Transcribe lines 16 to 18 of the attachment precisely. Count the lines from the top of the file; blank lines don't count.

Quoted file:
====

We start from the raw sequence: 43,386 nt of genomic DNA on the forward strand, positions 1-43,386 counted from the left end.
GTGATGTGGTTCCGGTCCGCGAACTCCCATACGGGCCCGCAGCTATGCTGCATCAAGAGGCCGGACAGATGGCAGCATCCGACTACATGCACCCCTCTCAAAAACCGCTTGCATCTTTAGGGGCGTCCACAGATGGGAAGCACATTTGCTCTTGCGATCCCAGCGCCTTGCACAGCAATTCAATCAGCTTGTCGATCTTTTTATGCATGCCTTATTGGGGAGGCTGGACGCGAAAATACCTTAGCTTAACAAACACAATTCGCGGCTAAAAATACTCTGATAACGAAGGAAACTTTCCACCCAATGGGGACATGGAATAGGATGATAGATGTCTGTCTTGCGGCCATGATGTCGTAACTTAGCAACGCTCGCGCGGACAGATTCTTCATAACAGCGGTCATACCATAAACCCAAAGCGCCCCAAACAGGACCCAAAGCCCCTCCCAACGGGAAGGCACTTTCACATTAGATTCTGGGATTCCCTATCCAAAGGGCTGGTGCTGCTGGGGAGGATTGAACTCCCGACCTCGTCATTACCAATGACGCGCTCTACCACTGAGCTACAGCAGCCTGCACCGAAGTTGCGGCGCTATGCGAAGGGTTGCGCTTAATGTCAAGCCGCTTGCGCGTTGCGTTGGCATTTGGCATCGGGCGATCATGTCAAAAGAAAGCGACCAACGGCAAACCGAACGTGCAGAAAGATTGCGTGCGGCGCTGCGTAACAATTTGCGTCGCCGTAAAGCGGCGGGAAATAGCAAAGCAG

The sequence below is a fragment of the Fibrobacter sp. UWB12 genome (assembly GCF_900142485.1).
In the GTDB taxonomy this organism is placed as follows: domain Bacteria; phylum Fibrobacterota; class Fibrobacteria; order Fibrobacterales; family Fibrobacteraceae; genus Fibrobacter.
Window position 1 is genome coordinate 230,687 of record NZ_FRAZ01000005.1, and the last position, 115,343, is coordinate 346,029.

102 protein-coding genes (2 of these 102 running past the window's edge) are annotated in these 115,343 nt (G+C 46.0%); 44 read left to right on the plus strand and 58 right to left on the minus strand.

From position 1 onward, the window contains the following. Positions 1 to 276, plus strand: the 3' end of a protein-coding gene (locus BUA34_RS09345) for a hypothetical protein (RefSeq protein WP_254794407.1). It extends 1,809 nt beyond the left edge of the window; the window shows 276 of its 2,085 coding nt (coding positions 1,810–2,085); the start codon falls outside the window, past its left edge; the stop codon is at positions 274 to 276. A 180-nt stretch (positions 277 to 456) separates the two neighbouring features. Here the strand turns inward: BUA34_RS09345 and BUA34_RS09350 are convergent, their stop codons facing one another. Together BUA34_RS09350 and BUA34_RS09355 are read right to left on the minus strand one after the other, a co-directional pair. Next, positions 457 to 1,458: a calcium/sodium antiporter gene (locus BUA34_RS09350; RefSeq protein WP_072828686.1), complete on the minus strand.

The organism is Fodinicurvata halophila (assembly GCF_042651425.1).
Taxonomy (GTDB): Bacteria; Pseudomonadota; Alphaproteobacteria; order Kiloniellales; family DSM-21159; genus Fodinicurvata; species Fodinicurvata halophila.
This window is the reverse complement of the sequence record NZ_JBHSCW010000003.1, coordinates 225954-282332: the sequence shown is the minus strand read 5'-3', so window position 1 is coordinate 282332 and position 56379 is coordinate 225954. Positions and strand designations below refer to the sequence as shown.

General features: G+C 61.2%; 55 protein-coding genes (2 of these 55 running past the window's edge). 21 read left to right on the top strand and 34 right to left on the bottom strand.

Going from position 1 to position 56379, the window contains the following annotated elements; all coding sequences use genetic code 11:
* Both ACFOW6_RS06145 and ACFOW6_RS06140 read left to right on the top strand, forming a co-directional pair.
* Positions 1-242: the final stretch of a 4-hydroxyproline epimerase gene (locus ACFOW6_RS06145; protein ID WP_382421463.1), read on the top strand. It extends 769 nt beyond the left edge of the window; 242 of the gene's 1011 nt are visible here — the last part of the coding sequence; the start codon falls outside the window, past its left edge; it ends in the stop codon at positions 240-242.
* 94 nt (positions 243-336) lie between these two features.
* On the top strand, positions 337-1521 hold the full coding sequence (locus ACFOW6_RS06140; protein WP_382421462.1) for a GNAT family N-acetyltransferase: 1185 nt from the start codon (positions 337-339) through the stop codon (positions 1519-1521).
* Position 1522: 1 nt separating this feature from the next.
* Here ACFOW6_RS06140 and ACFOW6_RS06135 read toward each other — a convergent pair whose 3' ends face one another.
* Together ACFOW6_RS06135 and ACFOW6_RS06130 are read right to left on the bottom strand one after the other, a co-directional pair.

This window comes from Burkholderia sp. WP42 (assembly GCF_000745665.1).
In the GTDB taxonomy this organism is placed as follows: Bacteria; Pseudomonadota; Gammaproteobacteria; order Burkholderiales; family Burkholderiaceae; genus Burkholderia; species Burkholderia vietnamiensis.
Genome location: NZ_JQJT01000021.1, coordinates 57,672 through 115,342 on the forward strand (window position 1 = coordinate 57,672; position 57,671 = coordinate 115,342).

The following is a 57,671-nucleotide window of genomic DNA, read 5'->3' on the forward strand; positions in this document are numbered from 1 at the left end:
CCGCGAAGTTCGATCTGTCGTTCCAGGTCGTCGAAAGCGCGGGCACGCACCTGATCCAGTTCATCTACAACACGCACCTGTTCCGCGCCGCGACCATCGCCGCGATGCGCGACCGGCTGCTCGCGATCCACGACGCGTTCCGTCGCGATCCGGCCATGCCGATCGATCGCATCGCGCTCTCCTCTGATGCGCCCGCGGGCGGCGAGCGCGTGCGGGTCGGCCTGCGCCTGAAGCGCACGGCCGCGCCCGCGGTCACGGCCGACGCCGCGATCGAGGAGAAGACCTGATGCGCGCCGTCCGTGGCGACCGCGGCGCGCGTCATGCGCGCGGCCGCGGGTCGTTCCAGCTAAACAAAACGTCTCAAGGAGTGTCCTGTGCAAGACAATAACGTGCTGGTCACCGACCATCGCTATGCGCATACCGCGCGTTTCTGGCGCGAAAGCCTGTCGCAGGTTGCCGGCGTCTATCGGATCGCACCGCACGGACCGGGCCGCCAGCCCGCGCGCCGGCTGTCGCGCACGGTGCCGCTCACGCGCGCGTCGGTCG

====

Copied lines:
* On the top strand, positions 337-1521 hold the full coding sequence (locus ACFOW6_RS06140; protein WP_382421462.1) for a GNAT family N-acetyltransferase: 1185 nt from the start codon (positions 337-339) through the stop codon (positions 1519-1521).
* Position 1522: 1 nt separating this feature from the next.
* Here ACFOW6_RS06140 and ACFOW6_RS06135 read toward each other — a convergent pair whose 3' ends face one another.